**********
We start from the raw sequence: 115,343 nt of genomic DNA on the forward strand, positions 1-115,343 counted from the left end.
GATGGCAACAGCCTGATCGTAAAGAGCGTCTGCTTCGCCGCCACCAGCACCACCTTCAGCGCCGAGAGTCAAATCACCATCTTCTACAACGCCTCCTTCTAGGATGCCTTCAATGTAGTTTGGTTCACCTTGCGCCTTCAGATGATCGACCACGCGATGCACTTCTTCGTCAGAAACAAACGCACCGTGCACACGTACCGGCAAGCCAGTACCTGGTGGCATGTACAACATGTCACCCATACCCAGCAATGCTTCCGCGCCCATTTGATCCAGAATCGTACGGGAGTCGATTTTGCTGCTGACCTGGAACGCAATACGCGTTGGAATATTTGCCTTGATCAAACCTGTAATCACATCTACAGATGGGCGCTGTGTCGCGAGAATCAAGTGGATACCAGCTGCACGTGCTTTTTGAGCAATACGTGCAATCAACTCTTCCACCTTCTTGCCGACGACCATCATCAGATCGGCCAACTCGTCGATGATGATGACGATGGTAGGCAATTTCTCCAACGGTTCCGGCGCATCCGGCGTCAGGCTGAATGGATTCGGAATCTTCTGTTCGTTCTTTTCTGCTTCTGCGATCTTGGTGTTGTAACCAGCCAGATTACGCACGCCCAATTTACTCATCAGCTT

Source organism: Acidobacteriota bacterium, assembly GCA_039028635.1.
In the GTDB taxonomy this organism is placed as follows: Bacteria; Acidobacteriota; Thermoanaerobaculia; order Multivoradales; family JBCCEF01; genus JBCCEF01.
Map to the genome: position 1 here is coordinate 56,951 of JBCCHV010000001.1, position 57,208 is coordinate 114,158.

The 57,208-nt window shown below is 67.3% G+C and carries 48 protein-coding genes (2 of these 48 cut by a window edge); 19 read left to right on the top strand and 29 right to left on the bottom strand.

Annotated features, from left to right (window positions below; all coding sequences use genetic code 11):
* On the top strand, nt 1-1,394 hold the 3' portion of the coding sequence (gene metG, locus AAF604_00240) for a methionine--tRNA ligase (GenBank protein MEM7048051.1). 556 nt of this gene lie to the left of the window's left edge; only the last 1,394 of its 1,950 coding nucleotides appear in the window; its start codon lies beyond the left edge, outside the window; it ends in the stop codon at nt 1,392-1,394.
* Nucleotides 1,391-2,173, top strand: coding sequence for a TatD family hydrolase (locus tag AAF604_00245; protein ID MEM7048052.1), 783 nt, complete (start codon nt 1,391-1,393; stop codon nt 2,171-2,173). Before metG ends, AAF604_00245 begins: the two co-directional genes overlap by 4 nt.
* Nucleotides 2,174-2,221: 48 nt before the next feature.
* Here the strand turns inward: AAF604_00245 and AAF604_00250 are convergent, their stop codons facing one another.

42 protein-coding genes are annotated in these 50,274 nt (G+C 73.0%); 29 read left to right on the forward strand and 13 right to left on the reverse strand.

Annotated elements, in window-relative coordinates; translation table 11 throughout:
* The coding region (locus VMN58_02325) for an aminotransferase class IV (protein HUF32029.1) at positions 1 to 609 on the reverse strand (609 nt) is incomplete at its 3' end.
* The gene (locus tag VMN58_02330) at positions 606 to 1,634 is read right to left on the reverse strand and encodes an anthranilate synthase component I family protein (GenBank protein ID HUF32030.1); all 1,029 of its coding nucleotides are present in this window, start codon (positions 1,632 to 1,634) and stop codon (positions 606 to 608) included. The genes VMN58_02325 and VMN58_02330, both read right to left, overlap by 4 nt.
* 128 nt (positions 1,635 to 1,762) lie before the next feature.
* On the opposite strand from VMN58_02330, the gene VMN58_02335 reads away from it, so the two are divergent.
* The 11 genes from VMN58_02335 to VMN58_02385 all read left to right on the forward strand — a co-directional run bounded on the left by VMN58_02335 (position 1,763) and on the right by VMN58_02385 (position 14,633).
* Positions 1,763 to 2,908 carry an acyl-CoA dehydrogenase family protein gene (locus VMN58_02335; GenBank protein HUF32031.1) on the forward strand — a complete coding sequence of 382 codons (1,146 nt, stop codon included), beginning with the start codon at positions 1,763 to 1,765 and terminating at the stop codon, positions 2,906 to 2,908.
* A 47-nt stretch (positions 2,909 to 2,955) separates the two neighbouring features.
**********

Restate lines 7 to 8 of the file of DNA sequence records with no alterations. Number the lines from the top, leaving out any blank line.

Annotated features, from left to right (window positions below; all coding sequences use genetic code 11):
* On the top strand, nt 1-1,394 hold the 3' portion of the coding sequence (gene metG, locus AAF604_00240) for a methionine--tRNA ligase (GenBank protein MEM7048051.1). 556 nt of this gene lie to the left of the window's left edge; only the last 1,394 of its 1,950 coding nucleotides appear in the window; its start codon lies beyond the left edge, outside the window; it ends in the stop codon at nt 1,392-1,394.